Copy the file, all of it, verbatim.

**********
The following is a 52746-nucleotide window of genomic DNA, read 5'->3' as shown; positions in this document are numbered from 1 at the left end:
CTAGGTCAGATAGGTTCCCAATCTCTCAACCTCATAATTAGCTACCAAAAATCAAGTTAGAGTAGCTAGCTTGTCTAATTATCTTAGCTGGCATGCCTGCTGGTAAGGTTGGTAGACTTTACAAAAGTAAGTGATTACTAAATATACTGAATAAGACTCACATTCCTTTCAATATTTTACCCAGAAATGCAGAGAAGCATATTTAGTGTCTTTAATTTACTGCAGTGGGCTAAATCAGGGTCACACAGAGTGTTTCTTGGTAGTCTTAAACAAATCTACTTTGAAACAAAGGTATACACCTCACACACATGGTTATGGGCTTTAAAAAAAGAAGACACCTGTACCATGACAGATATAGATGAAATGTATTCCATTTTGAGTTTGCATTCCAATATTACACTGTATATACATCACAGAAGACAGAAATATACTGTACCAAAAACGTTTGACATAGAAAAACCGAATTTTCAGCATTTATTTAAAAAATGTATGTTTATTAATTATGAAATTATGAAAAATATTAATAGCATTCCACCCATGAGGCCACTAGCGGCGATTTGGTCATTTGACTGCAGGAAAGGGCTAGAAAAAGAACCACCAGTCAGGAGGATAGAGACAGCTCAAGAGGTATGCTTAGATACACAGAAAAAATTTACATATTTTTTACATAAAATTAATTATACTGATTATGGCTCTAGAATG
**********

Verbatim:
The following is a 52746-nucleotide window of genomic DNA, read 5'->3' as shown; positions in this document are numbered from 1 at the left end:
CTAGGTCAGATAGGTTCCCAATCTCTCAACCTCATAATTAGCTACCAAAAATCAAGTTAGAGTAGCTAGCTTGTCTAATTATCTTAGCTGGCATGCCTGCTGGTAAGGTTGGTAGACTTTACAAAAGTAAGTGATTACTAAATATACTGAATAAGACTCACATTCCTTTCAATATTTTACCCAGAAATGCAGAGAAGCATATTTAGTGTCTTTAATTTACTGCAGTGGGCTAAATCAGGGTCACACAGAGTGTTTCTTGGTAGTCTTAAACAAATCTACTTTGAAACAAAGGTATACACCTCACACACATGGTTATGGGCTTTAAAAAAAGAAGACACCTGTACCATGACAGATATAGATGAAATGTATTCCATTTTGAGTTTGCATTCCAATATTACACTGTATATACATCACAGAAGACAGAAATATACTGTACCAAAAACGTTTGACATAGAAAAACCGAATTTTCAGCATTTATTTAAAAAATGTATGTTTATTAATTATGAAATTATGAAAAATATTAATAGCATTCCACCCATGAGGCCACTAGCGGCGATTTGGTCATTTGACTGCAGGAAAGGGCTAGAAAAAGAACCACCAGTCAGGAGGATAGAGACAGCTCAAGAGGTATGCTTAGATACACAGAAAAAATTTACATATTTTTTACATAAAATTAATTATACTGATTATGGCTCTAGAATG